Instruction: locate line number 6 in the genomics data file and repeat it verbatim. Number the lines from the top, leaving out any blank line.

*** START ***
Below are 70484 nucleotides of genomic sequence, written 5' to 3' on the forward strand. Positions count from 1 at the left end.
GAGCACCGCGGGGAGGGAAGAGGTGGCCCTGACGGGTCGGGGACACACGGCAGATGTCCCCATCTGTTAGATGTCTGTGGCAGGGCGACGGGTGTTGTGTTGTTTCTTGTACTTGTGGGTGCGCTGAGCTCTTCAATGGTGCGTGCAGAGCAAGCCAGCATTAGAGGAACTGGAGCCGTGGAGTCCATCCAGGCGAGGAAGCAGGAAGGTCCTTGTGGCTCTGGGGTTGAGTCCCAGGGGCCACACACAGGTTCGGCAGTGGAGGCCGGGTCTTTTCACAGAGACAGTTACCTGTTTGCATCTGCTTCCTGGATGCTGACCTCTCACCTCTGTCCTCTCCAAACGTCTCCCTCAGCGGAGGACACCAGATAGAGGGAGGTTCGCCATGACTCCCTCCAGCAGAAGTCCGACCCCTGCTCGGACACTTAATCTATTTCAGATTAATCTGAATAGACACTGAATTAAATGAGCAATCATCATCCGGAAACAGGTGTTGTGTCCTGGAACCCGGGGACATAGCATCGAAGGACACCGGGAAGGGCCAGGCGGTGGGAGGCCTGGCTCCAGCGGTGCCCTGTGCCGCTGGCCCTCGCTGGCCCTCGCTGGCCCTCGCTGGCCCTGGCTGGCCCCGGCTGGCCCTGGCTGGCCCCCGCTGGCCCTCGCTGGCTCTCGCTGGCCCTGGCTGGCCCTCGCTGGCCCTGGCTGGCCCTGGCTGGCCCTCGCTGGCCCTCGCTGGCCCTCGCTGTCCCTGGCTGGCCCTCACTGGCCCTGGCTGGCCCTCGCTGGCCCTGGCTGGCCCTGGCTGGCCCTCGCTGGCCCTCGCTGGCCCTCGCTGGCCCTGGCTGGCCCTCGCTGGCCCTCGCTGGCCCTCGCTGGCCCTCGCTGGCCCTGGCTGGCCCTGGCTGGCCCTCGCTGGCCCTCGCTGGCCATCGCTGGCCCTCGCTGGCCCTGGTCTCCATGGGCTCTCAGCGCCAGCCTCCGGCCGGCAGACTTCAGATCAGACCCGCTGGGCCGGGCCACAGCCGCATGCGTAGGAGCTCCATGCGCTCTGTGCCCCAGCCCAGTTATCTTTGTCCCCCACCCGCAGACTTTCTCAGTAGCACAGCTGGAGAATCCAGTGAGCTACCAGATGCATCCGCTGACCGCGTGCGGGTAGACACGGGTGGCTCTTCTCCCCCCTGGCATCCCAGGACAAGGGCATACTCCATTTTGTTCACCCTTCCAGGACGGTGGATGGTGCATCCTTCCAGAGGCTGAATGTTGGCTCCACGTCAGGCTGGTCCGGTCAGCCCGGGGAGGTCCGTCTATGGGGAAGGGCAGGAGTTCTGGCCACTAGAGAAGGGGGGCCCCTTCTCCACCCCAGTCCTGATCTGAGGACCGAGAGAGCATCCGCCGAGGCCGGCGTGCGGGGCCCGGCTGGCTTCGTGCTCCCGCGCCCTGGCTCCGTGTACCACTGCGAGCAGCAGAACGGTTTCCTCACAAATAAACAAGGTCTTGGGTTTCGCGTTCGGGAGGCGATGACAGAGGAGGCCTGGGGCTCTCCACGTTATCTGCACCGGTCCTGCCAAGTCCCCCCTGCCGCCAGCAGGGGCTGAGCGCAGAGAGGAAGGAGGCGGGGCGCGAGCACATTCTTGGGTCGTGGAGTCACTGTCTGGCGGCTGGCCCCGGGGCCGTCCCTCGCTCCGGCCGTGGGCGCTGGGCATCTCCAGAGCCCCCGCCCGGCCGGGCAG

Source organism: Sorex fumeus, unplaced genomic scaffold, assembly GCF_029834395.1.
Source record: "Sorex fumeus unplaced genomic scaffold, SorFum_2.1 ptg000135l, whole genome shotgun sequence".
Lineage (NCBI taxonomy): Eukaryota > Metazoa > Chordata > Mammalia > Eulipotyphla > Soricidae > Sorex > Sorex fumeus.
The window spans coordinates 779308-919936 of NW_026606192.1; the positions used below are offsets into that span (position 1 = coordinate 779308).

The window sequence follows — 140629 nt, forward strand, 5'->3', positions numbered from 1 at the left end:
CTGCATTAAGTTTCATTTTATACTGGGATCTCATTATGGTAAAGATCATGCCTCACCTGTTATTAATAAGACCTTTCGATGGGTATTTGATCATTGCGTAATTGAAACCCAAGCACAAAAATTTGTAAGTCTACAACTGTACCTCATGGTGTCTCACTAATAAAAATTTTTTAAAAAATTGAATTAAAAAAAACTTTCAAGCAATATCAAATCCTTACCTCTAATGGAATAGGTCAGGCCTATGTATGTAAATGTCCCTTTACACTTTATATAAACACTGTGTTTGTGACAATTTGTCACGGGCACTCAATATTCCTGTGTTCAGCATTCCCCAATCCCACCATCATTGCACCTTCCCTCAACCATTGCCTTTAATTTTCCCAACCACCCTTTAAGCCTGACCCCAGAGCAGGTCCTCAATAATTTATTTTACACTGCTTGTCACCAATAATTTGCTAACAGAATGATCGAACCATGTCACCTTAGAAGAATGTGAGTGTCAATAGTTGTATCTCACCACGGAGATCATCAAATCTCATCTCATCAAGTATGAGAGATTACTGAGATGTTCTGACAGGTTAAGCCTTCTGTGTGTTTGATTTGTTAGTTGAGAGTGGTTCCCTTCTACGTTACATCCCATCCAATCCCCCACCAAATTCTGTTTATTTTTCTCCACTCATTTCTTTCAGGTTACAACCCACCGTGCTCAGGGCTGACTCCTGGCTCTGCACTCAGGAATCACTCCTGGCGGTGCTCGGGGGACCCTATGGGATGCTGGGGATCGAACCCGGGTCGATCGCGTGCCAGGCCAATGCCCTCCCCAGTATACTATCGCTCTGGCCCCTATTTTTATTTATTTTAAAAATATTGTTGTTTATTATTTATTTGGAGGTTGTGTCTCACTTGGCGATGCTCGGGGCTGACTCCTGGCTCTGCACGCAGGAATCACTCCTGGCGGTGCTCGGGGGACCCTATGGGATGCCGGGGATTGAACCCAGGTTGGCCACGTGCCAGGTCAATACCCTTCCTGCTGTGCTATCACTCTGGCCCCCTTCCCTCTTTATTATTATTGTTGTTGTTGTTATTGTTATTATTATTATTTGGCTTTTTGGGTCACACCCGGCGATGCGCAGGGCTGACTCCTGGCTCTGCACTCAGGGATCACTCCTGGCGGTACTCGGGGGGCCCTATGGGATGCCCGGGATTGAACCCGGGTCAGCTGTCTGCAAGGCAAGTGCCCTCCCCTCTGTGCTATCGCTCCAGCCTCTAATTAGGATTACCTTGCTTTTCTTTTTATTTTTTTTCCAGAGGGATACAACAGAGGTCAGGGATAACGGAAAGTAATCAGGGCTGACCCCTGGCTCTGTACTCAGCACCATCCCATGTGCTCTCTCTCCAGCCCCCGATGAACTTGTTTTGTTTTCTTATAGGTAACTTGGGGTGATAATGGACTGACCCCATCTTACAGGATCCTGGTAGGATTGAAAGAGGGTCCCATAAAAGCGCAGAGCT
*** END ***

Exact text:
The window spans coordinates 779308-919936 of NW_026606192.1; the positions used below are offsets into that span (position 1 = coordinate 779308).